Emmenanthe is a monotypic genus which contains only one species, Emmenanthe penduliflora, known by the common name whispering bells. This grassland wildflower is native to California, though it can also be found in other locations within western North America.
Emmenanthe is monotypic genus of annual plants with fleshy foliage which exudes a sticky juice with a light medicinal odor. The plant comes up from a weedy-looking basal rosette of sharply lobed leaves. Inflorescence is a terminal cluster of flowers, borne on slender pedicels less than 1 inch long. Blooms have five sepals and five yellow or pinkish petals in a bell-shaped. Flowers dry and become light and papery. The dry hanging flowers make a rustling sound when a breeze comes through, giving the whispering bells its common name. The dry flower also contains a fruit about a centimeter wide.
This flower is most common in dry, recently burned areas; germination of the seeds may be triggered by the presence of burned plant material. It is a common plant of the chaparral ecosystem, which is prone to wildfire.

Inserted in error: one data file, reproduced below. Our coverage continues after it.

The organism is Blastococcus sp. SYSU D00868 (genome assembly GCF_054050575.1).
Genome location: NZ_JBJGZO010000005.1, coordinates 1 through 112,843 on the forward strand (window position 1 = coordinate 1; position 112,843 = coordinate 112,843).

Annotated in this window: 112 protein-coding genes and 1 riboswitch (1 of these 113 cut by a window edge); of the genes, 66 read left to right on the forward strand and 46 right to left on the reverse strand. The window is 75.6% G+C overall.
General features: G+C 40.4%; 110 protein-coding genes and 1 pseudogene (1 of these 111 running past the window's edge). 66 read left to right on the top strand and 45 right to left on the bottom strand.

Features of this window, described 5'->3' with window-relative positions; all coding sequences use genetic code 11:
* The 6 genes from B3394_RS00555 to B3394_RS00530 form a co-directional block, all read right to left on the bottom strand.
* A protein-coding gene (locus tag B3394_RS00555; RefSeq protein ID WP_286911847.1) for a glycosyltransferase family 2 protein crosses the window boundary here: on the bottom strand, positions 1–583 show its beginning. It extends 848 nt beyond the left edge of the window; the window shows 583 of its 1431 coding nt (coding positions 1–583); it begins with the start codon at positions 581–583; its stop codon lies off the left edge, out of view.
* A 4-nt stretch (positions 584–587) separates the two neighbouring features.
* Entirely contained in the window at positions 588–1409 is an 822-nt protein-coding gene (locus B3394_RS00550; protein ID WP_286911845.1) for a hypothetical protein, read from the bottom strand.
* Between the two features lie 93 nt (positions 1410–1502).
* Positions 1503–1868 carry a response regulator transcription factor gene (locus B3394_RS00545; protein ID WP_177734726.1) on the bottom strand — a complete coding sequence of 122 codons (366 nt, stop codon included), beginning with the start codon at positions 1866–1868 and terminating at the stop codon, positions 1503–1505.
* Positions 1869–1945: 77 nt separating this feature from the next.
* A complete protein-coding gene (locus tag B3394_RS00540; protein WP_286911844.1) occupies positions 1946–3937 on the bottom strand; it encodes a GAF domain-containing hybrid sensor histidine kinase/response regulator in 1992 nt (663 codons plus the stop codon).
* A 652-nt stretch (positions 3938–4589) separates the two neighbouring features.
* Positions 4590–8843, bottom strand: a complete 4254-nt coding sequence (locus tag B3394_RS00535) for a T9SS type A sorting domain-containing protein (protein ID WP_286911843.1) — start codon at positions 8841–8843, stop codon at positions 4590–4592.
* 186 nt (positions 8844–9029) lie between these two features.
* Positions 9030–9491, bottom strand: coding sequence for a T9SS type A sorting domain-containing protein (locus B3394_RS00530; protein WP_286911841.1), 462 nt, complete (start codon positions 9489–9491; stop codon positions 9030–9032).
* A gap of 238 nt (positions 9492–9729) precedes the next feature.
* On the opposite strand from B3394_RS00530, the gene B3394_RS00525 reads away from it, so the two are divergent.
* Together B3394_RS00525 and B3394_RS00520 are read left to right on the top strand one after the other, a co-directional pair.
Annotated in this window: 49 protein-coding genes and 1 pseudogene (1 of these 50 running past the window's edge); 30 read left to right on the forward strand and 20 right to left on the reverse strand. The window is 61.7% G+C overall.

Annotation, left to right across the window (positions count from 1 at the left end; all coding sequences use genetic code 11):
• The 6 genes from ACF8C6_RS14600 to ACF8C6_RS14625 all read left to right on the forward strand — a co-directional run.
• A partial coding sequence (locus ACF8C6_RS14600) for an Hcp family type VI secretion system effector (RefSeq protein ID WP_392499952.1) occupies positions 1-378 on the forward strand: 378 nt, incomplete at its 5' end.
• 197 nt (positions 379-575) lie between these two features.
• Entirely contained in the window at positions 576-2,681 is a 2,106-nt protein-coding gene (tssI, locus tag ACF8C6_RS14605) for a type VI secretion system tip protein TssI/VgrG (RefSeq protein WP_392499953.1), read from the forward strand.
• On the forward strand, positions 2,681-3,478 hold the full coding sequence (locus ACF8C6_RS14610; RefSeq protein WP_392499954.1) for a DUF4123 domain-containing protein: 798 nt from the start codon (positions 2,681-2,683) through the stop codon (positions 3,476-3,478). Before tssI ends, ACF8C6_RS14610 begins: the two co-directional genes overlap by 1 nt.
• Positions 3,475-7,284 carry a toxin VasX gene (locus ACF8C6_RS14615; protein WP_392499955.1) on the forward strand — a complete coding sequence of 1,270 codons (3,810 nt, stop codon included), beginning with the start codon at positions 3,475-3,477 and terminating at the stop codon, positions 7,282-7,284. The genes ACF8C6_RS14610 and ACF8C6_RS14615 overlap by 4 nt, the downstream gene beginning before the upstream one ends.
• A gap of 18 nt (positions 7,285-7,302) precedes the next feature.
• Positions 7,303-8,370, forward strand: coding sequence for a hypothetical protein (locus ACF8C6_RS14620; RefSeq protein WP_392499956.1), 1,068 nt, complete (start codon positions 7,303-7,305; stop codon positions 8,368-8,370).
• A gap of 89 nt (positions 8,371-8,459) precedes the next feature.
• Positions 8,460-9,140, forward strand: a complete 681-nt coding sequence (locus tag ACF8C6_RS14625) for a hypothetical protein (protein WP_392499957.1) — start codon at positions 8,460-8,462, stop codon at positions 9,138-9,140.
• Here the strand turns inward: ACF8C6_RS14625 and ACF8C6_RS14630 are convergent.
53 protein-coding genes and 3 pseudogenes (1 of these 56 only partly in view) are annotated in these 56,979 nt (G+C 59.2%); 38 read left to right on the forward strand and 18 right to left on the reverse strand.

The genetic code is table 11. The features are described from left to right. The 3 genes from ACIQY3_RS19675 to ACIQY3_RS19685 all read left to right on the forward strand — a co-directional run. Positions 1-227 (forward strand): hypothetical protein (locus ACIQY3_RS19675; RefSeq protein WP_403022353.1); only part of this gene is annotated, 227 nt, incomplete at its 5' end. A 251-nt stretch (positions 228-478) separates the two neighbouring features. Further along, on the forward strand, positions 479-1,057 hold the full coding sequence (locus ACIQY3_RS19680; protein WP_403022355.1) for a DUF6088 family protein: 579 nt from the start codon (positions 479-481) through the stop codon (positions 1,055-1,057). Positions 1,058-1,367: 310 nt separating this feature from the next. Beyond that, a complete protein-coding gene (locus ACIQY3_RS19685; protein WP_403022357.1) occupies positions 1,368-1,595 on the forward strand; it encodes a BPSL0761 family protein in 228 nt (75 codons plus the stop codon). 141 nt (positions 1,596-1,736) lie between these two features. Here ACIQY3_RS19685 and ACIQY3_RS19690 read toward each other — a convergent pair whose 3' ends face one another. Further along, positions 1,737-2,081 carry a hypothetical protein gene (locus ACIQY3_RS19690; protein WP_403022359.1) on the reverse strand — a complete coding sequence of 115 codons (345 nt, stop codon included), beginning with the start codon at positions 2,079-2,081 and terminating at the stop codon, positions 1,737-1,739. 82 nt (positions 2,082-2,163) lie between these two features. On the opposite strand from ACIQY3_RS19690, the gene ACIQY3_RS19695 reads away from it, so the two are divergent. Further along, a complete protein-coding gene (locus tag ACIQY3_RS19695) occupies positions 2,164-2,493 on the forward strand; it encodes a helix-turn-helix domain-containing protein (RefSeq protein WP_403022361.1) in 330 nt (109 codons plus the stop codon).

- "Emmenanthe penduliflora". Calflora: Information on California plants for education, research and conservation, with data contributed by public and private institutions and individuals, including the Consortium of California Herbaria. Retrieved 9 November 2019.
- Robert Patterson & Richard R. Halse. "Emmenanthe penduliflora". The Jepson Herbarium - University of California, Berkeley. Retrieved 9 November 2019.
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